Ridley said it's rare to see an animal come in for treatment solely for weight issues. Usually, she says, existing problems such as arthritis, hip dysplasia and other issues that cause pets to be less active have been made worse by being overweight or obese. But it does happen. One recent client brought in a dog who was fed a diet of table scraps for a year and a half. The dog that should have weighed 65 pounds soared to 90.

"You could see it was starting to have issues with its wrists," she said.

Ed Heil, owner of Integrative Pet Care, said eight- to 12-week treatments range from $800 to $1,400, and can include boarding. Heil said the rehab and weight loss can prevent costlier procedures. Hip surgery for a dog or cat can cost at least $3,000 to $4,000.

Saq Nadeem, founder of the resort-style boarding service Paws for Pets, said he has seen a growing number of customers willing to pay for extra services that help their pets get in shape. The company didn't always offer treadmill fitness or nature hikes for dogs, but demand for those services has grown as owners increasingly spoil their pets as they would their own children.

"In general, I think there is a big trend toward providing comprehensive services," he said. "We've seen a trend of more and more places offering these add-on services."

Diana Ozimek, a trainer who runs fitness boot camps for women in Chicago, has her own solution. After seeing many pet owners who abandoned the gym to care for their pet, she developed a workout routine for canines and their owners alike.

The challenge, she says, is that pet owners see jogging as one of the only ways to work out in tandem with a dog. But her four- and six-week boot camps, which she began teaching about a month ago, incorporate light training for the dogs along with cardio and weight training for their keepers.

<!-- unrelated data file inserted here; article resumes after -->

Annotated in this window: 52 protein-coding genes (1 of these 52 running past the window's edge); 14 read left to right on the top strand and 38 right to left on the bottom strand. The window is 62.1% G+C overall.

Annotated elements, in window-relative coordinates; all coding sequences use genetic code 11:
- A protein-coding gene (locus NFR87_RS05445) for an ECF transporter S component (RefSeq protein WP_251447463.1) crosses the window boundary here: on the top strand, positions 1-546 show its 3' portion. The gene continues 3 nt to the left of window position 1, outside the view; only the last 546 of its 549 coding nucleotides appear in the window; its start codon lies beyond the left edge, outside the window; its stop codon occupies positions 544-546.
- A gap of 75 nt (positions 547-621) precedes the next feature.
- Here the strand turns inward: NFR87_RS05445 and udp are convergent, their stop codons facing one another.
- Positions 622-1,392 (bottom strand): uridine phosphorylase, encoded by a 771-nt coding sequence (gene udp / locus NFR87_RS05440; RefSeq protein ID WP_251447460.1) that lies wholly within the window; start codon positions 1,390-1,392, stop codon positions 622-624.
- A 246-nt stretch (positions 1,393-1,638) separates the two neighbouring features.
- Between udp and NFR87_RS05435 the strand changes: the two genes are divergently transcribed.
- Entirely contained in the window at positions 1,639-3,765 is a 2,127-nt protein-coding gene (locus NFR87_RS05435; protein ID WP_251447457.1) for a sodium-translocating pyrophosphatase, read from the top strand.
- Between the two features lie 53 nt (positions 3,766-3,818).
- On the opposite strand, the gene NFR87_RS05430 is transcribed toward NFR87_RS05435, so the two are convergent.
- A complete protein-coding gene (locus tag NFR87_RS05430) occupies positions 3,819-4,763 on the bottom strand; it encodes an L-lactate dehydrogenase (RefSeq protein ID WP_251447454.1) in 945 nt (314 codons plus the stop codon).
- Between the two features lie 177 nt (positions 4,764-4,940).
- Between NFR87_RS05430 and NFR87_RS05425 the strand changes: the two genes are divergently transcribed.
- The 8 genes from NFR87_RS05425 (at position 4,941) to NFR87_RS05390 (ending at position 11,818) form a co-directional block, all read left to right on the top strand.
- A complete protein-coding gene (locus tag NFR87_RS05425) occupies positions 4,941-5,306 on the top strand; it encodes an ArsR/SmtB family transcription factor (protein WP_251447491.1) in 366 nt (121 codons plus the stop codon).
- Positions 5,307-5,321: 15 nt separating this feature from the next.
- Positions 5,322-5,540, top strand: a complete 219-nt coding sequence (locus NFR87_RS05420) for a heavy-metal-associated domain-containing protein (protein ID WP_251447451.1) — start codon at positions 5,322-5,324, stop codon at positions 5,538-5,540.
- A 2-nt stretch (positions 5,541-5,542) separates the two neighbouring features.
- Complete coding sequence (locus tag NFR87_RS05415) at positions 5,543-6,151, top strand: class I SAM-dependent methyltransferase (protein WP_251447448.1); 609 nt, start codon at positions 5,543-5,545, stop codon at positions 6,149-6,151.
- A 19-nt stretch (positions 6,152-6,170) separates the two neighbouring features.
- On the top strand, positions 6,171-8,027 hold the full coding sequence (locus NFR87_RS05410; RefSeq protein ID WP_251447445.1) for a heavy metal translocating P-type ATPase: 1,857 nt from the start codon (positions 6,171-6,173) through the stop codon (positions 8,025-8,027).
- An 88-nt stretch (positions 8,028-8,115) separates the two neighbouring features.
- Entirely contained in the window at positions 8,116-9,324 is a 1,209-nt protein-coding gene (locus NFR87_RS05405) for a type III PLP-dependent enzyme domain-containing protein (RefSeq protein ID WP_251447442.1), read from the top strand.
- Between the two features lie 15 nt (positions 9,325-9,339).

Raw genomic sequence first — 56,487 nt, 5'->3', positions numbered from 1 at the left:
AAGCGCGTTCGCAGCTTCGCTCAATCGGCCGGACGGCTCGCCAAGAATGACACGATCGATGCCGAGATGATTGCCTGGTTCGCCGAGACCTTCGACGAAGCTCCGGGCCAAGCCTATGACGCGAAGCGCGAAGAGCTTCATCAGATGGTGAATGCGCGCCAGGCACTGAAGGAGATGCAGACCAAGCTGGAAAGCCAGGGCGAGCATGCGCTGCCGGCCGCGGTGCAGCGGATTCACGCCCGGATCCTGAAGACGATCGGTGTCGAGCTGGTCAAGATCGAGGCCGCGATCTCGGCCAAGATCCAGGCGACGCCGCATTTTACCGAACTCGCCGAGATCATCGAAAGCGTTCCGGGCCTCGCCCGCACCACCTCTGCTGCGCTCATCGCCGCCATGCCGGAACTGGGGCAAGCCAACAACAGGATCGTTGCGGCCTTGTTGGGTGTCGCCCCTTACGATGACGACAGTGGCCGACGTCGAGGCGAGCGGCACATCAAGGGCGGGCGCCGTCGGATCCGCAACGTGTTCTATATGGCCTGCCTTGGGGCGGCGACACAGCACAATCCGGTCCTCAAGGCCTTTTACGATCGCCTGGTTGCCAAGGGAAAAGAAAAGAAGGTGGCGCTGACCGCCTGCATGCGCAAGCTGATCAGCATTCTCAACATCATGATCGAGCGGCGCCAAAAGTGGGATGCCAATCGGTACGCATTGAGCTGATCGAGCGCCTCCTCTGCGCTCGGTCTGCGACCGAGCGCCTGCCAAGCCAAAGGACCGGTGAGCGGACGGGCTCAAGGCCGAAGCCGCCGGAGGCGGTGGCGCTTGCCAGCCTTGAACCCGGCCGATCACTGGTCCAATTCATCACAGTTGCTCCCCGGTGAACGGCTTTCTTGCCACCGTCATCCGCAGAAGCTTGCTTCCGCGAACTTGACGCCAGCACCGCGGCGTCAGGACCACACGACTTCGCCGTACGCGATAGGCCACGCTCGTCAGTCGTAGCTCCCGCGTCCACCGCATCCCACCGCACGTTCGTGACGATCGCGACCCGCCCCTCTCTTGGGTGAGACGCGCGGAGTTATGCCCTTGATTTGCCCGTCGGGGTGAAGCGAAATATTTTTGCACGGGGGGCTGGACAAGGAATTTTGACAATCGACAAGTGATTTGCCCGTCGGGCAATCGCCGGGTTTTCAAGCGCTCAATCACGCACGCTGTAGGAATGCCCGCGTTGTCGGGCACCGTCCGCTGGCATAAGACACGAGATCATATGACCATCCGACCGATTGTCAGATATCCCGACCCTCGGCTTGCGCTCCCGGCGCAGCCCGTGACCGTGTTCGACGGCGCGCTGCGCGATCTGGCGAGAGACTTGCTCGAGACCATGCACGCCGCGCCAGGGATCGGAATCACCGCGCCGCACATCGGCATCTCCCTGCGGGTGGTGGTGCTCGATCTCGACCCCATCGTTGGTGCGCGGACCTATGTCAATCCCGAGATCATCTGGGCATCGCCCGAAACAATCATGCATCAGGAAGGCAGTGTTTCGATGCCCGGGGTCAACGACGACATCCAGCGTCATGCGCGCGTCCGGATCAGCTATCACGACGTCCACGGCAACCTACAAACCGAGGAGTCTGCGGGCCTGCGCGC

"You should definitely see a increased level of fitness for you and your dog," she said. "You should both be able to work better together."

WIDER PETS, THINNER WALLETS

A fat cat or plump pooch doesn't just cause problems for the animal; it also can wreak havoc on an owner's finances. Pet insurance provider Petplan said it saw a 348 percent rise in arthritis claims in 2011, as well as a 253 percent increase in diabetes and 32 percent incline in cardiac arrest claims, all of which are associated with extra weight. The company says costs add up.

Diabetes: $900 per incident, with costs reaching as much as $5,700

Ligament tears: $2,000 on average, and up to $6,000 in claims

Arthritis: $2,000 per incident, costing owners as much as $9,600

These figures don't include the basics of pet ownership. The American Society for the Prevention of Cruelty to Animals estimates the minimum cost of owning a small dog in its first year is $1,314. That number rises to $1,580 and $1,843 for medium and large dogs, respectively. For cats, owners can expect to pay $1,035.

mswasko@tribune.com | @mickswasko